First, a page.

A 1/2" CCD has an 8mm diagonal, a 1/3" CCD has a 6mm diagonal. Canon T2i has a 26.6mm diagonal.
Let's assume you want to use the same scope and obtain the same field of view in order to frame the same subjects the same way in the video cam and the DSLR . The 1/2" CCD allows a focal ratio reduction 3.3 times more than the DSLR.
The 1/3" video cam allows a reduction of 4.4 times more than the DSLR.
Therefore , for the same scope and the same subject framing , the video cam receives 10 to 18 times more light per square micron of sensor area (goes up with the square of F reduction) .
Combine this 10 to 18 fold gain with the 2 to 4 times gain due to the larger pixel in the video cam and the result is the video cam pixels receive 20 to 32 times more light than the DSLR , for the same scope , same target and same image framing . Assuming similar QE , the video cam will capture an image on its sensor 20 to 32 times quicker than the DSLR . 17 sec max x 20 to 32 means 340 sec to 570 sec . What you see with the video cam in 17 seconds you will capture with the DSLR in 5 to 10 min .
This brings up another issue, which is the mount , with its tracking and polar alignment . You can get by with an alt/az setup and a quick and dirty polar alignment for 17 sec max exposure time but you need a good equatorial mount, good polar alignment (more time consuming) for 5 to 10 min . Then you also need to process the DSLR images , which adds even more time before you get to see the DSLR image .

Happy New Year

#8 mclewis1

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Posted 01 January 2013 - 03:54 PM

Oh I forgot to mention ... the Sony sensor in the Mallincam uses a CYMK vs RGB mask. The CYMK setup is also more sensitive.

#9 nytecam

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Posted 02 January 2013 - 04:52 AM

I've the original Canon 300d DSLR and recently the entry level 1100d which much superior to the 300d in image quality and sensitivity but its still no match for the Sony HAD Exview CYMK sensor used in many CCTV/ astro-cams like Mallincam and SX Lodestar-C etc. All sensors are highly sensitive to near-IR radiation [galaxies radiate in IR too!] but in DSLRs this is blocked to preserve good colour.
But what is good colour in inordinately faint DSOs that doesn't register on the eye? :o

Oh I forgot to mention ... the Sony sensor in the Mallincam uses a CYMK vs RGB mask. The CYMK setup is also more sensitive.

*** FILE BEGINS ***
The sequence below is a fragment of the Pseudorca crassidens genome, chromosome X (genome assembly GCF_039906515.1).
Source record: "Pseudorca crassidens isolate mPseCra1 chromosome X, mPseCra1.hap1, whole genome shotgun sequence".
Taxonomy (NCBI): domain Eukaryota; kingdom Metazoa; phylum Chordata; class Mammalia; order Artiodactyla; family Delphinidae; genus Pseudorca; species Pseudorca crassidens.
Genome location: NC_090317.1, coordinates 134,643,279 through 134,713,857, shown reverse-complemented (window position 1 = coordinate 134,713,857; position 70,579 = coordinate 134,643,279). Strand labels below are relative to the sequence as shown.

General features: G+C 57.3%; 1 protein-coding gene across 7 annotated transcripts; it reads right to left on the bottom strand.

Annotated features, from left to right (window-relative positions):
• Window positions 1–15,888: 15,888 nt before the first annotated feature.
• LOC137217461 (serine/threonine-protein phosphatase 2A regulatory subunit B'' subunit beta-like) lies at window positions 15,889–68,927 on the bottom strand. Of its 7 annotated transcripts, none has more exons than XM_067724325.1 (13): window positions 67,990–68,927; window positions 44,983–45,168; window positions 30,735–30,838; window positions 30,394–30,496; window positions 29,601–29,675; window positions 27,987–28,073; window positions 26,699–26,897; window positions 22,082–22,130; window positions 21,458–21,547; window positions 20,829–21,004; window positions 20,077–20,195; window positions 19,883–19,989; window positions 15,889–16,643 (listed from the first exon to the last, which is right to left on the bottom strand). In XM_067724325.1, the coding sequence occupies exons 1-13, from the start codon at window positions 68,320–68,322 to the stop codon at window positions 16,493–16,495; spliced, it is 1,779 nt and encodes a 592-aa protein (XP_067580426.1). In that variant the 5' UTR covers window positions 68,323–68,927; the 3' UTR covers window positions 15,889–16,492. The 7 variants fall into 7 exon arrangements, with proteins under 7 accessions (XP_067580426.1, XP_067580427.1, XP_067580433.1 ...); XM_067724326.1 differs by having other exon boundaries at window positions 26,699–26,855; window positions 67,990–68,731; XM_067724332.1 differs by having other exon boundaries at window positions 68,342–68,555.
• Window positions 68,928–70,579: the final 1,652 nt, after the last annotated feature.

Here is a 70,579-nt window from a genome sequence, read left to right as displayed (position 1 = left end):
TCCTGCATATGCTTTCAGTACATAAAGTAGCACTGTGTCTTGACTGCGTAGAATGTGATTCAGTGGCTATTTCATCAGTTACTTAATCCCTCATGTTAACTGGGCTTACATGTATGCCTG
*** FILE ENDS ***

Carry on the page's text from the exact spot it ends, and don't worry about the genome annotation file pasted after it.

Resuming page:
I've carried out comparative astro tests on my mono Lodestar and Lodestar-C one-shot-colour [OSC] cam that use Exview sensors and I rate the Lodestar-C @ ~60% the sensitivity of the Lodestar mono black&white cam so 60s mono needs a modest increase to 100s for similar image density but seen in glorious, if imperfect, colour :grin:

I've used both Lodestars on my astro-spectrograph and greater than one third of the radiation recorded is in near-IR which, with pale CYMK on-chip filters, greatly boosts the cam's sensitivity ;) DSLR - no chance :p

Three recent DSO pics taken under a bright moonlight in Cigar Gxy, Bodes Gxy and Iris Neb :lol:



#10 ccs_hello

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Posted 02 January 2013 - 11:08 PM

Videocams are still using complementary-color (CMY) then add G Bayer matrix while webcams and DSLRs, etc. now mostly use RGB (primary-color) Bayer array filter to get better color fidelity (which is mostly meaningless in astrophotography.)

The former has clear advantage over broadband spectrum emission objects. I.e., higher energy intake equals higher Signal output.

S/N stuff has a long story and many attributes to deal with. It's part of image science...

P.S. CMYK (K = black) is used in printing world for obstruct light reflection (absorb light). It's the opposite of let the light to shine in/pass through as in image sensors. :) :)

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#11 Moromete

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Posted 03 January 2013 - 07:33 AM

If I understood well, after a similar 4 seconds exposure a cctv like Samsung SCB2000/4000 will capture much more light than a DSLR like Canon T2i.

Under these circumstances the next logical question is: in 8 seconds (or 512x) will the Samsung still capture much more light than the T2i exposed for 1-1.5 minutes?

If the final result is quite similar, than for me a Samsung CCTV investment is not worth it.

I use the dslr just to see more than in the eyepiece but NOT to take processed pictures. I don't have time or mood for stacking frames on PC or taking dark frames.

My CG5-GT unguided mount gives me quite round stars at maximum exposures of 1-1.5 minutes with a very good polar alignment.

Last night I discovered after 1 year that I can take my C11 down to F3.5 from F6 with the AlanGee telecompressor. :D

#12 mpgxsvcd

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Posted 03 January 2013 - 04:16 PM

If I understood well, after a similar 4 seconds exposure a cctv like Samsung SCB2000/4000 will capture much more light than a DSLR like Canon T2i.

Under these circumstances the next logical question is: in 8 seconds (or 512x) will the Samsung still capture much more light than the T2i exposed for 1-1.5 minutes?

If the final result is quite similar, than for me a Samsung CCTV investment is not worth it.

I use the dslr just to see more than in the eyepiece but NOT to take processed pictures. I don't have time or mood for stacking frames on PC or taking dark frames.

My CG5-GT unguided mount gives me quite round stars at maximum exposures of 1-1.5 minutes with a very good polar alignment.

Last night I discovered after 1 year that I can take my C11 down to F3.5 from F6 with the AlanGee telecompressor. :D


Both sensors see the exact same light if the telescopes and focal reducers are the same. The real question is how much gain does each camera apply.

For the Samsung it might express the gain as 512x or a specific LUX number. The interchangeable Lens Camera will express it as a shutter speed and ISO exposure value.

If you can figure out how those numbers are equated then you can figure out which one needs more exposure time to make an equivalent picture.